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Tuesday, January 30 • 6:00pm - 9:00pm
Student Research-in-Progress Poster Display. Evaluating Predator Communities and Duck Nest Survival in Eastern South Dakota

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AUTHOR: Samantha Fino, South Dakota State University

ABSTRACT: Depredation is a major cause of nest failure of ground-nesting birds. Understanding the predator community composition and predator movements, influenced by patch dynamics, is critical to explain predator-prey interactions, spatiotemporal habitat use, and foraging of nest predators. Similarly, it is important to understand how grassland patch dynamics and the vegetation community influence nest success of ground-nesting birds. Our study will be conducted in Faulk and Hand counties, South Dakota, with the primary difference of one township being subject to coyote removal management for several years, and the other has not. Our objectives include: (1) quantify the influence of grassland composition and patch dynamics on predator community dynamics, occupancy and use, as well as on nest site selection of ducks (2) quantify the relationships between predator community dynamics with nest success, and (3) estimate vital rates of predators and nests, and if landscape-level habitat characteristics influence these. We aim to capture and radio mark at least 35 predators each year. Predators will be monitored weekly for survival and radio collars will be programed to record various locations/day based on the season. We will also deploy camera trap stations to execute multi-species occupancy modeling, as well as conduct point count surveys of raptor species and capture-mark-recapture live trapping of the sciurid community to index abundance of nest predators. Lastly, we will use nest-drag sampling to mark and monitor nests to evaluate nest survival. The results of this study will provide a better understanding of how grassland patch dynamics and vegetation composition influence predator community dynamics, occupancy, habitat use and search patterns that will assist state and federal agencies in developing habitat-patch-size recommendations that encourage waterfowl nest success.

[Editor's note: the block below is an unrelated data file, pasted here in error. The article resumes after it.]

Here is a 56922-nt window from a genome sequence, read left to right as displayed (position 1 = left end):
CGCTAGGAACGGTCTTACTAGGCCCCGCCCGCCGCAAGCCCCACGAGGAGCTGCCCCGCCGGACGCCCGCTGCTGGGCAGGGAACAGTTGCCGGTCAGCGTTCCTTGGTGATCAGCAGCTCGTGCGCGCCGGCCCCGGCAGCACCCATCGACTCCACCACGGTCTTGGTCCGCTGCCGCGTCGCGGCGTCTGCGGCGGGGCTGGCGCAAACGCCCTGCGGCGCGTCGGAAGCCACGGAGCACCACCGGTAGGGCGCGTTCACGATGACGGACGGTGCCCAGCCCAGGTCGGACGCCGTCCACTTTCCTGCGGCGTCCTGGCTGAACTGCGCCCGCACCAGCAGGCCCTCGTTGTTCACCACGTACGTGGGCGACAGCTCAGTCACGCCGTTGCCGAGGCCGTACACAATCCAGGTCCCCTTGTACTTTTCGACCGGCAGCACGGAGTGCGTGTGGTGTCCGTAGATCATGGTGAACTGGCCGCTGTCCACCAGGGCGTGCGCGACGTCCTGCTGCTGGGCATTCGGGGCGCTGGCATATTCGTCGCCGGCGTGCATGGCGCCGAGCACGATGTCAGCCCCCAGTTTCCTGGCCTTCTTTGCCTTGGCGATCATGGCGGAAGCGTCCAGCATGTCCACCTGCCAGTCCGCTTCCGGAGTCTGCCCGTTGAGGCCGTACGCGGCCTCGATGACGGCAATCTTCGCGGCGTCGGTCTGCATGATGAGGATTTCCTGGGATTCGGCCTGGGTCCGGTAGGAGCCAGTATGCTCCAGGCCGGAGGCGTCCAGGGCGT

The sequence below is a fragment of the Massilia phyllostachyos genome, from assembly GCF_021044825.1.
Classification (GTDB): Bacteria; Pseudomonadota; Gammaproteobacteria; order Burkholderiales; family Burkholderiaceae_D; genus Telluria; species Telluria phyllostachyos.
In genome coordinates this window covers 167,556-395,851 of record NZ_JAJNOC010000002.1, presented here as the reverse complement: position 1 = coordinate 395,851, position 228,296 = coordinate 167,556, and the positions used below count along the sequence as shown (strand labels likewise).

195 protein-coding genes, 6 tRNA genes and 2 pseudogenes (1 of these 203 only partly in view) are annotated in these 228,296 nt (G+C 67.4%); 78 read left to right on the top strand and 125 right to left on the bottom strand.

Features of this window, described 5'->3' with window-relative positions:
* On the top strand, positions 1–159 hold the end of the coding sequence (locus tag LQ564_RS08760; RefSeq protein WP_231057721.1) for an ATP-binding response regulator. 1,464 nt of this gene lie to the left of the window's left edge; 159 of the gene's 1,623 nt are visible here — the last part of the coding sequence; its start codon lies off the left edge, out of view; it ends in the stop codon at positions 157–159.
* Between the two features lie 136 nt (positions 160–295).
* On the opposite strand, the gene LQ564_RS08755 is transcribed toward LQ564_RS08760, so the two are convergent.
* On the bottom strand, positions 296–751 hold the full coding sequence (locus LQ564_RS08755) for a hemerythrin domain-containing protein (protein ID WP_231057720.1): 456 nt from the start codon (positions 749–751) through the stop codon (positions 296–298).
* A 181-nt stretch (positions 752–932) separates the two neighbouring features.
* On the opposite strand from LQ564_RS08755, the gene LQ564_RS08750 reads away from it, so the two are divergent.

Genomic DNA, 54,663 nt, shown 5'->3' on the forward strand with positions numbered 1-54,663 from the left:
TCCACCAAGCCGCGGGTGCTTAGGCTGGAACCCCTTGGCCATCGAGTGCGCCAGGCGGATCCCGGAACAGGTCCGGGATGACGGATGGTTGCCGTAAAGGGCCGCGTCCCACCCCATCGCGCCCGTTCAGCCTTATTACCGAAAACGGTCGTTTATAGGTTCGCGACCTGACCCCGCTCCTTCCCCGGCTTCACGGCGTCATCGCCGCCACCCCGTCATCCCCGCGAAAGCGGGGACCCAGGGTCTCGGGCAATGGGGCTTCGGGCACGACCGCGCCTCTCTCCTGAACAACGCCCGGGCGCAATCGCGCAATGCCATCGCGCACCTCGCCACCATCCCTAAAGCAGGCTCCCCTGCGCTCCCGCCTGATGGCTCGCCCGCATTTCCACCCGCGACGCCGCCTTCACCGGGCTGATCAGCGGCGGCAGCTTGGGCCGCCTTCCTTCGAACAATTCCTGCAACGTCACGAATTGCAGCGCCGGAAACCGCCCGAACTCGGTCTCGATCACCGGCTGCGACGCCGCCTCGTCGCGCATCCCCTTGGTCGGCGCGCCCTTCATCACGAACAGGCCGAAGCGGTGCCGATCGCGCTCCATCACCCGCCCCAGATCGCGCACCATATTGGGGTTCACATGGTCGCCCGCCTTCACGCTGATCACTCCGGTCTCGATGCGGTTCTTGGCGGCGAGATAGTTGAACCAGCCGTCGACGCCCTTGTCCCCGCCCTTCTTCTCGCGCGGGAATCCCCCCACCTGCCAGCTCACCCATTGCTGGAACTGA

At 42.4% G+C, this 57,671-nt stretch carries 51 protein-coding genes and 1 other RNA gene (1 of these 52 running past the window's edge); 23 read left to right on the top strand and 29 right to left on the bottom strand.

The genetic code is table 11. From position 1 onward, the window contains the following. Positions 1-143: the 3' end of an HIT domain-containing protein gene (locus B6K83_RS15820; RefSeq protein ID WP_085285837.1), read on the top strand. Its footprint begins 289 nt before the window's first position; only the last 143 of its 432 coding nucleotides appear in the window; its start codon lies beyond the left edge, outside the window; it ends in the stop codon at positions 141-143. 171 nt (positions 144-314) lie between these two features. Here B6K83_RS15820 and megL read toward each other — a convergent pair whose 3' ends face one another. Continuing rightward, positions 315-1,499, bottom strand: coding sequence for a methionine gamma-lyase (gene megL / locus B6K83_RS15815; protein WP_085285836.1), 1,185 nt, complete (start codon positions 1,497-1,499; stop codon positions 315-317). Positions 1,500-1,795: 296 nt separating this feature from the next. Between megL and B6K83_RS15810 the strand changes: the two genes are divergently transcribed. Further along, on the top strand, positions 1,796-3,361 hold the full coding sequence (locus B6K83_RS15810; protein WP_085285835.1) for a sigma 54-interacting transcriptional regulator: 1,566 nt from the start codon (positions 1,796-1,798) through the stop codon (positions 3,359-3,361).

Tuesday January 30, 2018 6:00pm - 9:00pm CST
Ballroom C & Foyer

Attendees (5)